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Google-Like Ad Search Supports Electronics Site
Supplyframe, a Web site offering on-demand price quotes and purchasing information for millions of parts, from semiconductors to capacitors, has tapped into the search advertising model typically found on consumer Web sites.
October 16, 2006
2 Min Read
A Google-like click-through advertising model is being built into a Web site that provides buyers information on electronics components built into cellular phones, digital cameras, and other consumer devices.
Supplyframe, a Web site offering on-demand services for price quotes and purchasing information for millions of parts on everything from semiconductors to capacitors, has tapped into the search advertising model typically found on consumer Web sites, said Steve Flagg, Supplyframe CEO and founder.
"We're looking at what works in the consumer space and moving it into B2B," Flagg said. "Things like instant messaging and ad-supported search could work better in niche markets like electronic components."
Search queries will likely tie to specific part numbers or categories. For example, companies, such as Texas Instruments or NEC Electronics, selling electronic components could have an option to specify the type of part, possibly down to the number, that would sponsor an ad appearing in returned search results. If the buyer clicks on the ad through to the vendor's Web site, Supplyframe would get paid.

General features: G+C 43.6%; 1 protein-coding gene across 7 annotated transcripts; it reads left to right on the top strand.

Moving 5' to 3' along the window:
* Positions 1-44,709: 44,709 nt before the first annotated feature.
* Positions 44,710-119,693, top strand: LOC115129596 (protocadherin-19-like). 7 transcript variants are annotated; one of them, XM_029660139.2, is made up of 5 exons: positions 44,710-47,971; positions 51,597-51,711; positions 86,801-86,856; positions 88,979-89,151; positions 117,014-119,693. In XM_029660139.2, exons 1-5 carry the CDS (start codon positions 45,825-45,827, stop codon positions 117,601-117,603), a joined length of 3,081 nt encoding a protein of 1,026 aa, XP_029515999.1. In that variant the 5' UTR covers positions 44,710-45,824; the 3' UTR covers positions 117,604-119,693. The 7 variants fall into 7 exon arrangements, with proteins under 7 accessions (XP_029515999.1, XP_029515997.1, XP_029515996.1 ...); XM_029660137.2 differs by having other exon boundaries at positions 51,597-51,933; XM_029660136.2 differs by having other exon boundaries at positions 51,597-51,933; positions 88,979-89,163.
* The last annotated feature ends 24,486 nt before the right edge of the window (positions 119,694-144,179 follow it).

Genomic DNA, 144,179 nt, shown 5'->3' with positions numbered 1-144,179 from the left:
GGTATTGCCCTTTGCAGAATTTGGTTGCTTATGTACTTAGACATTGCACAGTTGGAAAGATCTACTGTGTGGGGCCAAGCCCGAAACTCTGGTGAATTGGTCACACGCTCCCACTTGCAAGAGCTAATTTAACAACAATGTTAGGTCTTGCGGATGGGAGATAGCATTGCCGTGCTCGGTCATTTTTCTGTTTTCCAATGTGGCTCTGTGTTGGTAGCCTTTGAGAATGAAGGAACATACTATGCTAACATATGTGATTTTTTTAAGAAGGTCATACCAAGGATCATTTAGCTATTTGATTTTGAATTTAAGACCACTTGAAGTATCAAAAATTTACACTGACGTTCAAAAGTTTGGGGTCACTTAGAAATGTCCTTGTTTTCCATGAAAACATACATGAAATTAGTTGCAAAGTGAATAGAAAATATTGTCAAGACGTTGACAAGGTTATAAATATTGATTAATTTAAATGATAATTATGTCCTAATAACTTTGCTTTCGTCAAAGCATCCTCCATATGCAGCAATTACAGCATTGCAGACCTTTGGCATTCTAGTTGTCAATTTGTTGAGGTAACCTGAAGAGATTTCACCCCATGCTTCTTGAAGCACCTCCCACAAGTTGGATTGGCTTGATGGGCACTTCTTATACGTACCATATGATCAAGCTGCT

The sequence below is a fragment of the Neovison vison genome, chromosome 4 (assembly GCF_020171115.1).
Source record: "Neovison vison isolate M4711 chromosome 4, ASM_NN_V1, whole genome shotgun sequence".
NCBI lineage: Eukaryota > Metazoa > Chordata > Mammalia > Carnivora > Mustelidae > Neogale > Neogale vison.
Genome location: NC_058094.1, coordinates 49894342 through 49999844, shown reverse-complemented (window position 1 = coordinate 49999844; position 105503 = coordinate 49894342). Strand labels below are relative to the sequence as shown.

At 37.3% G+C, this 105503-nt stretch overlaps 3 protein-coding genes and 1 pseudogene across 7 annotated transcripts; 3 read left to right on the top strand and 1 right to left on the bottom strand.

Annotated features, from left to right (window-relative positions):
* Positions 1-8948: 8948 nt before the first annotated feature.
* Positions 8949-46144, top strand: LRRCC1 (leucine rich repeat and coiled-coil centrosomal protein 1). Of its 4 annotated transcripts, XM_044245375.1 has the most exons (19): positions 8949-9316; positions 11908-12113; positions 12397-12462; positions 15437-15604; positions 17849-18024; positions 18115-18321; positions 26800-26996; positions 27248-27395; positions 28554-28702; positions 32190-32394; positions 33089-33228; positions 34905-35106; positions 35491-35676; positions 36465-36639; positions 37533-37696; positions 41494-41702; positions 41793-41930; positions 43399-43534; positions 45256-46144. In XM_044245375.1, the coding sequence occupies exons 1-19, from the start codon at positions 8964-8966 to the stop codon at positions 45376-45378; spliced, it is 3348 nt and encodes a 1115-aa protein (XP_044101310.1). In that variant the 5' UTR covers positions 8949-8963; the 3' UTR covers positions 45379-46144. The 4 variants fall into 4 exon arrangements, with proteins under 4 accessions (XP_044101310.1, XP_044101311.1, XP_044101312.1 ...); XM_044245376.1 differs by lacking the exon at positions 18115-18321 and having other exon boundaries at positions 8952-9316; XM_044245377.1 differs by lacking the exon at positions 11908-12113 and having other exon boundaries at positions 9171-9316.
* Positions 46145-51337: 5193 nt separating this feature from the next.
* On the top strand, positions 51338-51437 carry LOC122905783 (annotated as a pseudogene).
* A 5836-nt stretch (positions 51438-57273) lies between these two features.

Supplyframe aspires to even bigger heights. It wants to offer information on aggregate inventory, and price trend analysis and data on specific components that could provide insight into historic pricing that can affect future sales.
"I've seen this Google- and Yahoo-type advertising model traditionally on consumer Web sites, but I believe this is the first that would tie specific products to searches on a B2B site in the electronics industry," said Robert Damron principal analyst at 21st Century Equity Research.
"I think the jury is still out on whether this model will adapt to the electronics industry, and it will depend on if advertisers believe they can get enough eyeballs to their sites," Damron said.
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